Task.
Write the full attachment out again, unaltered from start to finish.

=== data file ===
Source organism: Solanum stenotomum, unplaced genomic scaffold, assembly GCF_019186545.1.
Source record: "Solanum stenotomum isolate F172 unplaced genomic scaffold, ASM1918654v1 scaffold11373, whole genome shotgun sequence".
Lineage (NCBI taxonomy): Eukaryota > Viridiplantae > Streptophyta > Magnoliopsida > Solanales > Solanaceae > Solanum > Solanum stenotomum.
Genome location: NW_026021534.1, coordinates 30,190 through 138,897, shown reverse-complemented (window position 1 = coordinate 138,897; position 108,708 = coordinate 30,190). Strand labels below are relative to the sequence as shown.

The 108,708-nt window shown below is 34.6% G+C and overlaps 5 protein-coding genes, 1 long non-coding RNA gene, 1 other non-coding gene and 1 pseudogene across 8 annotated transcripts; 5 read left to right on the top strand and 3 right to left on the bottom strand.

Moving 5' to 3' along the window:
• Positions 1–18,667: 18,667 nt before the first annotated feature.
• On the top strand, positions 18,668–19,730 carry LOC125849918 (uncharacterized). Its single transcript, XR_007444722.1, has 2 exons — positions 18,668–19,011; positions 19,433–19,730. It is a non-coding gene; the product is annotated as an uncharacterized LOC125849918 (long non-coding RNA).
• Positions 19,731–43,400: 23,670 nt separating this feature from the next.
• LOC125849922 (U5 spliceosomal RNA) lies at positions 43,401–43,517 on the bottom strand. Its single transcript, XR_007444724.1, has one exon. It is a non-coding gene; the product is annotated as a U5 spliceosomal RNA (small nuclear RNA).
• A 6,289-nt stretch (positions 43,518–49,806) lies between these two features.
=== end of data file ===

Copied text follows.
Source organism: Solanum stenotomum, unplaced genomic scaffold, assembly GCF_019186545.1.
Source record: "Solanum stenotomum isolate F172 unplaced genomic scaffold, ASM1918654v1 scaffold11373, whole genome shotgun sequence".
Lineage (NCBI taxonomy): Eukaryota > Viridiplantae > Streptophyta > Magnoliopsida > Solanales > Solanaceae > Solanum > Solanum stenotomum.
Genome location: NW_026021534.1, coordinates 30,190 through 138,897, shown reverse-complemented (window position 1 = coordinate 138,897; position 108,708 = coordinate 30,190). Strand labels below are relative to the sequence as shown.

The 108,708-nt window shown below is 34.6% G+C and overlaps 5 protein-coding genes, 1 long non-coding RNA gene, 1 other non-coding gene and 1 pseudogene across 8 annotated transcripts; 5 read left to right on the top strand and 3 right to left on the bottom strand.

Moving 5' to 3' along the window:
• Positions 1–18,667: 18,667 nt before the first annotated feature.
• On the top strand, positions 18,668–19,730 carry LOC125849918 (uncharacterized). Its single transcript, XR_007444722.1, has 2 exons — positions 18,668–19,011; positions 19,433–19,730. It is a non-coding gene; the product is annotated as an uncharacterized LOC125849918 (long non-coding RNA).
• Positions 19,731–43,400: 23,670 nt separating this feature from the next.
• LOC125849922 (U5 spliceosomal RNA) lies at positions 43,401–43,517 on the bottom strand. Its single transcript, XR_007444724.1, has one exon. It is a non-coding gene; the product is annotated as a U5 spliceosomal RNA (small nuclear RNA).
• A 6,289-nt stretch (positions 43,518–49,806) lies between these two features.